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Federal Politics

NDP Pushes for Immediate Decriminalization of Pot

Liberal vow to legalize weed by next spring creates legal 'confusion' in meantime, says critic.

Jeremy Nuttall 13 Jun

Jeremy J. Nuttall is The Tyee's Parliament Hill reporter in Ottawa. Find his previous stories here./

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The New Democrats are pushing the federal government to decriminalize marijuana with an Opposition Day motion in Ottawa this week.

The governing Liberals have promised that marijuana will be legal by next spring, and the motion is meant to prevent Canadians from being prosecuted for pot possession in the meantime.

NDP justice critic Murray Rankin said that if marijuana is slated to be legal next year, continuing to arrest some 60,000 people per year for such offences creates "confusion" in the legal system.

About 22,000 of those arrested will end up with a criminal record, he said.

"It's an injustice, because young people in particular, young adults who have been charged with this offence can get a criminal record," Rankin told reporters in Ottawa Monday.

A criminal record means they can't travel to the United States, and makes their job prospects in a tough economy even more difficult, he said.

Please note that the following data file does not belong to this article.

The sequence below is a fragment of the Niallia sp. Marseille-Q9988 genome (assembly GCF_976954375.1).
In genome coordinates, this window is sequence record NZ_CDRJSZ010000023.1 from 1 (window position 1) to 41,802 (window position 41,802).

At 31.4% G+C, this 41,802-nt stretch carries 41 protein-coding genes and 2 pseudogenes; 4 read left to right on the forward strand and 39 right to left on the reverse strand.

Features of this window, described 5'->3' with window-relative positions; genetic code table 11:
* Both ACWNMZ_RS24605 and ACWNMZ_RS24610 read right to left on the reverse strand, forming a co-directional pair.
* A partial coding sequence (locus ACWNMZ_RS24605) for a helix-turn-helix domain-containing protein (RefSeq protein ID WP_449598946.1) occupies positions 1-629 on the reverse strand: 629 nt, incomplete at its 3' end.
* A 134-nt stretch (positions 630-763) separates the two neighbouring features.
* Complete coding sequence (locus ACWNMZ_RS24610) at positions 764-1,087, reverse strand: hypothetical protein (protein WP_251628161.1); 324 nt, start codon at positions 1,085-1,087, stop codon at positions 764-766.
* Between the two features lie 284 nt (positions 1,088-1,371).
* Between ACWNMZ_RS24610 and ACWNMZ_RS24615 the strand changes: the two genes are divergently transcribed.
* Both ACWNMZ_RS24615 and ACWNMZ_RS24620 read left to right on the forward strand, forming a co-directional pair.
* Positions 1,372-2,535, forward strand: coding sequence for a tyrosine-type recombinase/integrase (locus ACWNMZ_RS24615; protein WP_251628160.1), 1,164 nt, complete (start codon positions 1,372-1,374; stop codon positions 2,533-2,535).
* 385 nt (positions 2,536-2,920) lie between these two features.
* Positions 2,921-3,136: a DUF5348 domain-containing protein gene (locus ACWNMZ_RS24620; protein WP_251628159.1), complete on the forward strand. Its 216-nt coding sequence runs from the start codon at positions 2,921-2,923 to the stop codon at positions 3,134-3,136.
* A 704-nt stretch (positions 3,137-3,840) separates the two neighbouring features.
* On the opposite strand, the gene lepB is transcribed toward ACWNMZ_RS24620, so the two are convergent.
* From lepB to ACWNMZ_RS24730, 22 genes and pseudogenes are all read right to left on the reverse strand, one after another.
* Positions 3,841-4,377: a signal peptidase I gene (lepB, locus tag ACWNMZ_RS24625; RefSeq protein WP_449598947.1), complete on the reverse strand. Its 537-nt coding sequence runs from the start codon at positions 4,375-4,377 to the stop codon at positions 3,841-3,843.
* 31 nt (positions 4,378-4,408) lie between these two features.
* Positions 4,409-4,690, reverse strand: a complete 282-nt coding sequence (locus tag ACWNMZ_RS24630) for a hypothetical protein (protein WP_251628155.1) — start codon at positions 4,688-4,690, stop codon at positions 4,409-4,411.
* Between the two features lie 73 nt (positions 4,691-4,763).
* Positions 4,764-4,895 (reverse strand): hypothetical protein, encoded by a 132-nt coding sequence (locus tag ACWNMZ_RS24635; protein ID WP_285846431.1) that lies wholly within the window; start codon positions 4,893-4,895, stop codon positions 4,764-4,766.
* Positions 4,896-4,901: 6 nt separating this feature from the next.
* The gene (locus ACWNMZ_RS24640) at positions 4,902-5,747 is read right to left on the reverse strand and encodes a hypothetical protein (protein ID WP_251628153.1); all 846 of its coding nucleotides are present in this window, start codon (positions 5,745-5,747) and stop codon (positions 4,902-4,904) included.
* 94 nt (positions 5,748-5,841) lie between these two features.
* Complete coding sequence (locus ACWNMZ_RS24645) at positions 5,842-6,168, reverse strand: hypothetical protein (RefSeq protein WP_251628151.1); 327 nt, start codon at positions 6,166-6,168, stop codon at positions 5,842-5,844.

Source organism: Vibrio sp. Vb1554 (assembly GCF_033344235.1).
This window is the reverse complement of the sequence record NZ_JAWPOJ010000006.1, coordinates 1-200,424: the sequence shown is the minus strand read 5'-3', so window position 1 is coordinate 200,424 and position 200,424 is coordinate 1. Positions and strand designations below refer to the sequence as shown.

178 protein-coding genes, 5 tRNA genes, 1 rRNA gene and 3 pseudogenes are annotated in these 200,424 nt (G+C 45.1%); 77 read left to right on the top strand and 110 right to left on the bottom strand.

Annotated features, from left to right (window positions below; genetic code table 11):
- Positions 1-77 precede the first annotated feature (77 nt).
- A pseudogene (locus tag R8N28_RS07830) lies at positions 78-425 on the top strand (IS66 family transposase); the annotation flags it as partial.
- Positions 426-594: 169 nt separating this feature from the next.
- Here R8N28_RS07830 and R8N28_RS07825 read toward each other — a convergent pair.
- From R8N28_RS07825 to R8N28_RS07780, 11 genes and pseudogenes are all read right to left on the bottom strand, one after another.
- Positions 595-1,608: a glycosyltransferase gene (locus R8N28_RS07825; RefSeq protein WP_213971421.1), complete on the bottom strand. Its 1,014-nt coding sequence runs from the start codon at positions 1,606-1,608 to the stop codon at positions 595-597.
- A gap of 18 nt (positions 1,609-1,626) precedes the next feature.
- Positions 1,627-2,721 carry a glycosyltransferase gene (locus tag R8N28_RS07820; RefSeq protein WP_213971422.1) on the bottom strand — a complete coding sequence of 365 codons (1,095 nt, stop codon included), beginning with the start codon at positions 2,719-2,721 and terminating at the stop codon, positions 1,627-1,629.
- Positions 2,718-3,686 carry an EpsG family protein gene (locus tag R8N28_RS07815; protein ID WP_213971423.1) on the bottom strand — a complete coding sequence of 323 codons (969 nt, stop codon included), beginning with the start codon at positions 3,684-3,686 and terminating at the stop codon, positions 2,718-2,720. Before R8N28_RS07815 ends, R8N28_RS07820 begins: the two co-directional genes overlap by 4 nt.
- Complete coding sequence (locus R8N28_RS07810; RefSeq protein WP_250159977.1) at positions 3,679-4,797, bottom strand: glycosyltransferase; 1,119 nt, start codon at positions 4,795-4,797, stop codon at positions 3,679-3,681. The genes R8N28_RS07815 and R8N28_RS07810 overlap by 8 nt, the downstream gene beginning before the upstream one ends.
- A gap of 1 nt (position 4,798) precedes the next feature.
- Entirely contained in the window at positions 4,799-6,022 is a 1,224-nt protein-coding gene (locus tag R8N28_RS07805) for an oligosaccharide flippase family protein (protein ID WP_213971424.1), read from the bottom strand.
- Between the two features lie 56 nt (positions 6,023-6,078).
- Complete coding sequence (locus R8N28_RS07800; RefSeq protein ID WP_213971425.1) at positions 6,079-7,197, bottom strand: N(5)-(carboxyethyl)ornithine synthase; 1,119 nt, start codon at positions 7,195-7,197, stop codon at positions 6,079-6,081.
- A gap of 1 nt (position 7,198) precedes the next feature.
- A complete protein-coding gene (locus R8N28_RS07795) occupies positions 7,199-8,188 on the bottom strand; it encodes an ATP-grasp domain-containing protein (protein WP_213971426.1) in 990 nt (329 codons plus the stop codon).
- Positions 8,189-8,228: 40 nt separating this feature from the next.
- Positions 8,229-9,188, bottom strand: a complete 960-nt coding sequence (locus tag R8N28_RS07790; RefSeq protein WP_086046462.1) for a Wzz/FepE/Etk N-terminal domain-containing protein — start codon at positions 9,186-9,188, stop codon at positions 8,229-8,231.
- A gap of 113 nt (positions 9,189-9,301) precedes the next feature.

Rankin's motion would decriminalize marijuana, but that doesn't mean it would be legal, just not illegal.

Pot use 'a fact of life'

Recently, both Toronto and Vancouver have struggled with marijuana dispensaries popping up in their cities in anticipation of the legalization of pot.

Two weeks ago, Vancouver filed for a court injunction to close 17 marijuana dispensaries in the city after 31 others closed voluntarily because they were operating in areas not zoned for such outlets.

Toronto cracked down on similar operations in the city, executing 43 search warrants in late May.

Such enforcement is a waste of resources and pointless considering that marijuana is expected to be legalized within a year, Rankin said.

But it doesn't appear the NDP motion will have a chance at passing in a Liberal majority government.

In question period Monday, Justice Minister Jody Wilson-Raybould said that decriminalizing marijuana without a regulation structure will have negative public impacts.

"Simply decriminalizing will not achieve the objective of keeping it out of the hands of children and the proceeds out of the hands of criminals," she said, reiterating the Liberal stance on the issue.

Rankin said he agrees with the Liberals' concerns, but added that marijuana use across Canada is a "fact of life."

He said that the government should lift laws allowing for criminal charges for possession and worry about the regulation later, again underlining how the laws are affecting young people in Canada.

"They have difficulty in housing and all of these other things for something that is going to be perfectly legal, the government has told us," he said.  [Tyee]

Read more: Federal Politics

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